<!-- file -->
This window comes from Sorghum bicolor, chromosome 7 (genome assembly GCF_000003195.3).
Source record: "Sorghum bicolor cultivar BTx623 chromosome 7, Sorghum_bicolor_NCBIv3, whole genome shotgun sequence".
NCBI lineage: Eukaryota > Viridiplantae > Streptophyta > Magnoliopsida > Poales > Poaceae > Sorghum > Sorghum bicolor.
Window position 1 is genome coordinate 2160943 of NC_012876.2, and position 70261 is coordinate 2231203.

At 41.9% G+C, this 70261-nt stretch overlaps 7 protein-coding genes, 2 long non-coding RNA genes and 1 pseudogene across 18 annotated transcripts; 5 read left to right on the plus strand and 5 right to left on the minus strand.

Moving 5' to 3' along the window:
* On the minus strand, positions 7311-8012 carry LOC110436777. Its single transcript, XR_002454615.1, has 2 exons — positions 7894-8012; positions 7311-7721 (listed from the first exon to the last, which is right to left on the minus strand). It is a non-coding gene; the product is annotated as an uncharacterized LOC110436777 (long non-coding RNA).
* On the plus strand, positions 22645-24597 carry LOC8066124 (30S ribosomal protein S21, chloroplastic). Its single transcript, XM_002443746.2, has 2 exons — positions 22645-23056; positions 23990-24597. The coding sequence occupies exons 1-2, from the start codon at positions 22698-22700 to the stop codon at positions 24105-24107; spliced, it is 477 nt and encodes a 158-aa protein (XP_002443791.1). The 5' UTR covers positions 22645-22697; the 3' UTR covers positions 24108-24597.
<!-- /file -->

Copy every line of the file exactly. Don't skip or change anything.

This window comes from Sorghum bicolor, chromosome 7 (genome assembly GCF_000003195.3).
Source record: "Sorghum bicolor cultivar BTx623 chromosome 7, Sorghum_bicolor_NCBIv3, whole genome shotgun sequence".
NCBI lineage: Eukaryota > Viridiplantae > Streptophyta > Magnoliopsida > Poales > Poaceae > Sorghum > Sorghum bicolor.
Window position 1 is genome coordinate 2160943 of NC_012876.2, and position 70261 is coordinate 2231203.

At 41.9% G+C, this 70261-nt stretch overlaps 7 protein-coding genes, 2 long non-coding RNA genes and 1 pseudogene across 18 annotated transcripts; 5 read left to right on the plus strand and 5 right to left on the minus strand.

Moving 5' to 3' along the window:
* On the minus strand, positions 7311-8012 carry LOC110436777. Its single transcript, XR_002454615.1, has 2 exons — positions 7894-8012; positions 7311-7721 (listed from the first exon to the last, which is right to left on the minus strand). It is a non-coding gene; the product is annotated as an uncharacterized LOC110436777 (long non-coding RNA).
* On the plus strand, positions 22645-24597 carry LOC8066124 (30S ribosomal protein S21, chloroplastic). Its single transcript, XM_002443746.2, has 2 exons — positions 22645-23056; positions 23990-24597. The coding sequence occupies exons 1-2, from the start codon at positions 22698-22700 to the stop codon at positions 24105-24107; spliced, it is 477 nt and encodes a 158-aa protein (XP_002443791.1). The 5' UTR covers positions 22645-22697; the 3' UTR covers positions 24108-24597.